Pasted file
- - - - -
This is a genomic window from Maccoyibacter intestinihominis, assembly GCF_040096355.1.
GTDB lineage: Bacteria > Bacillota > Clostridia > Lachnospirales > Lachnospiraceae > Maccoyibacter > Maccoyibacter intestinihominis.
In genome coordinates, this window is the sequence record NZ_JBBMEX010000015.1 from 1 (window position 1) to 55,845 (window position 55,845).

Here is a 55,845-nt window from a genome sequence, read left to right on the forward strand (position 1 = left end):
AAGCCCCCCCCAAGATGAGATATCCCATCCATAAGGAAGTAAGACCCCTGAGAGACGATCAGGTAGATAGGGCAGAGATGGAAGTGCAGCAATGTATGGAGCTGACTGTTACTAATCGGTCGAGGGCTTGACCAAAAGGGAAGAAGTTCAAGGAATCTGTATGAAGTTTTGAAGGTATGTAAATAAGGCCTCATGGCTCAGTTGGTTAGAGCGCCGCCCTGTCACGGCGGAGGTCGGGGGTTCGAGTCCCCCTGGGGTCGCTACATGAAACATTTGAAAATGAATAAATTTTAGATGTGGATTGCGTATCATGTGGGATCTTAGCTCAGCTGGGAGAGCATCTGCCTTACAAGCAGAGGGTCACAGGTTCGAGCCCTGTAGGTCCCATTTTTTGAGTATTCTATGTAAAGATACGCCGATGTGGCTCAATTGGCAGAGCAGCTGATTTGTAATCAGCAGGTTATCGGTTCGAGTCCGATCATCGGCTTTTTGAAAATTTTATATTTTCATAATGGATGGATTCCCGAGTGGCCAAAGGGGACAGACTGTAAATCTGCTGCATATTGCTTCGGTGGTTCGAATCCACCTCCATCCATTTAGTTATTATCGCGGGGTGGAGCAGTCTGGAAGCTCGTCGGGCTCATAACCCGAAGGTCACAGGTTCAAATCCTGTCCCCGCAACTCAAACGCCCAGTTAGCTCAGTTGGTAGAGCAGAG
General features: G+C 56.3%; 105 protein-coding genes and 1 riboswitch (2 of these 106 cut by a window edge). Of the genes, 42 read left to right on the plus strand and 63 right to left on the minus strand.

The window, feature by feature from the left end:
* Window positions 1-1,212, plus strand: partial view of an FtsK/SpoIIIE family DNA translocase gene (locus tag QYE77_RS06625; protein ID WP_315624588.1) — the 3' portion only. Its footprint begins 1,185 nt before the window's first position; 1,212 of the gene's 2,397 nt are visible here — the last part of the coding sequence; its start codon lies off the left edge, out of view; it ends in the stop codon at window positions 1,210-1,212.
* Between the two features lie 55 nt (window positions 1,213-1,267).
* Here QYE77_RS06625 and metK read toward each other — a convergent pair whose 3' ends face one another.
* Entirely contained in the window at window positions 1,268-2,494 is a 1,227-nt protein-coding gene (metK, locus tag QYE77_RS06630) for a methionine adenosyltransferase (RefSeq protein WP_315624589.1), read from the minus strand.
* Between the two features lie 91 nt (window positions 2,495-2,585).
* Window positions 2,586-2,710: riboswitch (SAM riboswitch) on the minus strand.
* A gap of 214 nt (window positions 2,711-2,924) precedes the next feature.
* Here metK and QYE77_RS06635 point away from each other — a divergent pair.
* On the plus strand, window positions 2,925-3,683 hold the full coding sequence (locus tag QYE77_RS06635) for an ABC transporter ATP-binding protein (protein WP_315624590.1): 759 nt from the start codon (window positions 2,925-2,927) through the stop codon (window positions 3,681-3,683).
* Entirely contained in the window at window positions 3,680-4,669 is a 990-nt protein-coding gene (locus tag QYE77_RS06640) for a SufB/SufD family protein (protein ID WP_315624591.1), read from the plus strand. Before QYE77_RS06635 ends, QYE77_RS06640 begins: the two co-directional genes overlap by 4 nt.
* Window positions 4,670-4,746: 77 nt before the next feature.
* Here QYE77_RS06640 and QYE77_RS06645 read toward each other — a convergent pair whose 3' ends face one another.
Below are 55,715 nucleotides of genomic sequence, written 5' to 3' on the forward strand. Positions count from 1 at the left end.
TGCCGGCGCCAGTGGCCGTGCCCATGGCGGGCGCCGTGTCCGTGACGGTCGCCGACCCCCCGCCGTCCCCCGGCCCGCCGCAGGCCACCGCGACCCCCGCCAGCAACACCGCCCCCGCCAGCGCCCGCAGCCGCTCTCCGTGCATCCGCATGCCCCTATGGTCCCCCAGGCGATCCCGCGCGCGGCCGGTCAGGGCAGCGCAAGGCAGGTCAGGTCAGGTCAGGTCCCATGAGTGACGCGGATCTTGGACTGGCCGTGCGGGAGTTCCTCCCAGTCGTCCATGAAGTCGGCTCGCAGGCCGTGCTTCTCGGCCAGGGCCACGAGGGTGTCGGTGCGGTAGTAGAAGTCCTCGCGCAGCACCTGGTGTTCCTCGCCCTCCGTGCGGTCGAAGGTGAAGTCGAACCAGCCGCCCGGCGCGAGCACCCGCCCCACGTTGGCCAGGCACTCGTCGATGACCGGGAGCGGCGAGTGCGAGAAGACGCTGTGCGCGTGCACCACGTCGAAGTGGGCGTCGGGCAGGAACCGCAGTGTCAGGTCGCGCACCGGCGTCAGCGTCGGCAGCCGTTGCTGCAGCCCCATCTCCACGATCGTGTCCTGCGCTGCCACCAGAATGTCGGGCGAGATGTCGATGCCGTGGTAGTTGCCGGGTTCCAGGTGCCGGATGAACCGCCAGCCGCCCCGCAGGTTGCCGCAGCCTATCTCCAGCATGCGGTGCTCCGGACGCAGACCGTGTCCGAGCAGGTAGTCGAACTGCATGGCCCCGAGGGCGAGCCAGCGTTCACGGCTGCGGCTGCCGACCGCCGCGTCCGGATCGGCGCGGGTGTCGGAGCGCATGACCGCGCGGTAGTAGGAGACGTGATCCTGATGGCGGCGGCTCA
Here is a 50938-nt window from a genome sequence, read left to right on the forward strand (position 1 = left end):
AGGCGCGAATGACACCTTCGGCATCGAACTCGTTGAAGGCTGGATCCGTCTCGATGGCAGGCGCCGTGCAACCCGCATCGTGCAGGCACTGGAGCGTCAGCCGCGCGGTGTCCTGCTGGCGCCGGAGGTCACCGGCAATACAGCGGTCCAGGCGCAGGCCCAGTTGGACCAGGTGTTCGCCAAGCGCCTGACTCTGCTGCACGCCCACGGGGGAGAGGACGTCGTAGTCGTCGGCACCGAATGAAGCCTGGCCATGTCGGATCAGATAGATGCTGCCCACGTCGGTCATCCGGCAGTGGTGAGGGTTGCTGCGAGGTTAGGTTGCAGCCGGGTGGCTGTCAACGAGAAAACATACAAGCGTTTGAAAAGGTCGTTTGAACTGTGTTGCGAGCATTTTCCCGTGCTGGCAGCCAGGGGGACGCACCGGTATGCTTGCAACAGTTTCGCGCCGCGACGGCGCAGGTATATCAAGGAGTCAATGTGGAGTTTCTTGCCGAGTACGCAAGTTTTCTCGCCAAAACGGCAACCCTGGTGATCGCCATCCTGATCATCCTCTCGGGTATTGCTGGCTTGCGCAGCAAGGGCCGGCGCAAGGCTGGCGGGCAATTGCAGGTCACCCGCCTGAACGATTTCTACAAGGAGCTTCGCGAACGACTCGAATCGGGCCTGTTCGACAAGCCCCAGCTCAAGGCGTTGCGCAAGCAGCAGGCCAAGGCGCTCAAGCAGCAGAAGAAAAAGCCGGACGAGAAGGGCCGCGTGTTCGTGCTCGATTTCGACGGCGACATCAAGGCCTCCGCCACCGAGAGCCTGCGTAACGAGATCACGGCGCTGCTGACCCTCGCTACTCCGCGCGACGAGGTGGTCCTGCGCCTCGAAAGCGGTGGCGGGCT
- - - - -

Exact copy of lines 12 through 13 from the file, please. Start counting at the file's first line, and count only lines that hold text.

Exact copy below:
* Between the two features lie 91 nt (window positions 2,495-2,585).
* Window positions 2,586-2,710: riboswitch (SAM riboswitch) on the minus strand.